Gary Slutkin: Why Should We Treat Violence Like A Contagious Disease? While looking at the problem of gun violence, Dr. Gary Slutkin wondered — what if it could be treated like a communicable disease? His program, Cure Violence, aims to do just that, with real results.
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Why Should We Treat Violence Like A Contagious Disease?

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Why Should We Treat Violence Like A Contagious Disease?

Why Should We Treat Violence Like A Contagious Disease?

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Next up, wrath - fierce, vengeful anger, the kind of emotion that can lead to violence. So back in the mid-1990s Gary Slutkin was one of the many researchers trying to figure out why certain places in America seemed to be more violent - way more violent - than others.

GARY SLUTKIN: So I spent a lot of time just looking at graphs and curves and maps.

RAZ: Maps of where gun violence was happening. Now, Gary was not a crime expert. He still isn't. He's a medical doctor, an epidemiologist, actually. And at that time - again, this is the mid-1990s - Gary had just come back from working overseas. He spent over a decade trying to stop the spread of diseases like tuberculosis and cholera in Africa and in other places. And that's why he couldn't help but notice that those maps that charted gun violence in American cities, to his eyes, the patterns looked surprisingly familiar.

SLUTKIN: When you look at Bangladeshi neighborhoods you see where the cholera clusters. When you look at gonorrhea or HIV, you see the same type of clusters.

RAZ: Which got Gary thinking, maybe violence...

SLUTKIN: It's going from one person to another to another.

RAZ: ...Is more like a disease.

SLUTKIN: Just like flu causes more flu causes more flu.

RAZ: This is amazing. I mean, you're basically saying that this is not a sin or the behavior of like, bad apples or bad people. Like, this is like a contagious disease.

SLUTKIN: Yeah. It isn't like a contagious disease - it is a contagious disease.

RAZ: That idea gave Gary a second one - what if we treat an outbreak of violence the same way we treat other epidemics? So he started up a group called Cure Violence. And the group basically goes into rough neighborhoods.

SLUTKIN: And actually, we hire the people who already know everybody around from the same neighborhoods, and they're very much trusted.

RAZ: Which is the exact same method epidemiologists use to fight Ebola and cholera outbreaks. Gary calls these workers violence interrupters.

SLUTKIN: They find out, you know, who is mad at who, who was shot that might cause a retaliation, you know, who just came out of prison or something who is looking for some revenge.

RAZ: And it turns out a good cure for that kind of wrath is conversation. Here is Gary's TED Talk.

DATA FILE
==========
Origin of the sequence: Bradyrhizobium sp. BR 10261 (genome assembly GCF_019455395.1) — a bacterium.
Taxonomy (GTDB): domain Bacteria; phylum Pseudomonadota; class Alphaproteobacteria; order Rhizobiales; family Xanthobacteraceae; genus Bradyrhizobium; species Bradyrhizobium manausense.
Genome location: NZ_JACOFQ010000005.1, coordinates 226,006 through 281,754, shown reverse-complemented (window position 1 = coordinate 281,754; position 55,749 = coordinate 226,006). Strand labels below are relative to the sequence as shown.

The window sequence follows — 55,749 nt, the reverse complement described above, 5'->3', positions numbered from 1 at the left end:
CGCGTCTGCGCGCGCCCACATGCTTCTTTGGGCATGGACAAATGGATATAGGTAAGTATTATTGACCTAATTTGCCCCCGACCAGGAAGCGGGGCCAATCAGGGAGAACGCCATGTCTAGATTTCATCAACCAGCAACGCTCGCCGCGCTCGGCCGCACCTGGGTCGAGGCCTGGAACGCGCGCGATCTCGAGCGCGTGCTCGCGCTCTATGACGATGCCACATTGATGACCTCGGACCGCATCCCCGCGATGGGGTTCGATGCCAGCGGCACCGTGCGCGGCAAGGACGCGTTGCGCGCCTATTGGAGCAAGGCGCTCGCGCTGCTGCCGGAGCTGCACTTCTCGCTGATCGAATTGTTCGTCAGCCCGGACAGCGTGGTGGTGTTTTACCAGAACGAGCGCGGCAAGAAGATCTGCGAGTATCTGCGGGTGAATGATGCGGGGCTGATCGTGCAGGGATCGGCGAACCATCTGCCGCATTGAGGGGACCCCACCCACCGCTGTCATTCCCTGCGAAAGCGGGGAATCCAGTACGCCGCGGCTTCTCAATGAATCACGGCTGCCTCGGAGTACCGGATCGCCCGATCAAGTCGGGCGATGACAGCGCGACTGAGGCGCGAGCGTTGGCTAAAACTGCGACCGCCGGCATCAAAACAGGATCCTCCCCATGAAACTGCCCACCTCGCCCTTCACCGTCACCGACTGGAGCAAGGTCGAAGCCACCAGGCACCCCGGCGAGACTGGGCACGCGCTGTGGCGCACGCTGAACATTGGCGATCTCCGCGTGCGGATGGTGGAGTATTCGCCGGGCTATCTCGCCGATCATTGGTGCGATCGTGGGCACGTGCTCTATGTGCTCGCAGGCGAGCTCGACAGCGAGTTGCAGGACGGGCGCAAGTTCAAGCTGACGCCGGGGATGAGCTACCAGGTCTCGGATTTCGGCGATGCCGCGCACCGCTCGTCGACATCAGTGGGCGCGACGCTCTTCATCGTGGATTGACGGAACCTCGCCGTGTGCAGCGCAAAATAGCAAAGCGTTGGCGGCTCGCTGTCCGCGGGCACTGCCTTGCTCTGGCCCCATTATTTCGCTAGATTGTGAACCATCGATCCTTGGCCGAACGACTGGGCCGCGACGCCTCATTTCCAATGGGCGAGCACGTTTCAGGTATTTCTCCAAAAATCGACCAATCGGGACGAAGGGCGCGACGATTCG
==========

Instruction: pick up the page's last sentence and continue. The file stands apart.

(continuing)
SLUTKIN: There's a way to reverse epidemics. And in order to interrupt the transmission, you need to detect and find first cases. In other words, for TB, you have to find somebody who is active TB who is infecting other people. Make sense? So violence interrupters hired from the same group - credibility, trust, access and trained in persuasion - cooling people down, buying time, reframing. Now, our first experiments of this resulted in a 67 percent drop in shootings and killings in the West Garfield neighborhood of Chicago.


SLUTKIN: Now, this was a beautiful thing for the neighborhood itself. The first 50 or 60 days, then 90 days and then there was, unfortunately, another shooting in another 90 days. And the moms were hanging out in the afternoon, they were using parks they weren't using before. The sun was out, everybody was happy. But of course, the funders said, wait a second - do it again. And so we had to then, fortunately, get the funds to repeat this experience. And this is one of the next four neighborhoods that had a 45 percent drop in shootings and killings. And since that time, this has been replicated 20 times. There've been independent evaluations supported by the Justice Department and by the CDC and performed by Johns Hopkins that have shown 30-50 and 40-70 percent reductions in shootings and killings using this new method.

RAZ: This could really change not just the way we think about violence, but really how we manage it, right? Because what you're saying is that crime doesn't necessarily happen because somebody is bad.

SLUTKIN: Of course not because how about someone who has tuberculosis, for example? We used to think that people who had tuberculosis had it because they were bad. And we also thought this with leprosy, with plague, with people with seizures. We used to see them as bad. But why did we? Well, we didn't fully understand what was going on within the biology of it, that there were invisible microorganisms which we didn't know about.

RAZ: Right.

SLUTKIN: Well, a very similar thing is going on with violent behavior. It's that people are actually acquiring the behavior from other people.

RAZ: Gary Slutkin. You can find out more about Cure Violence and see Gary's entire talk at

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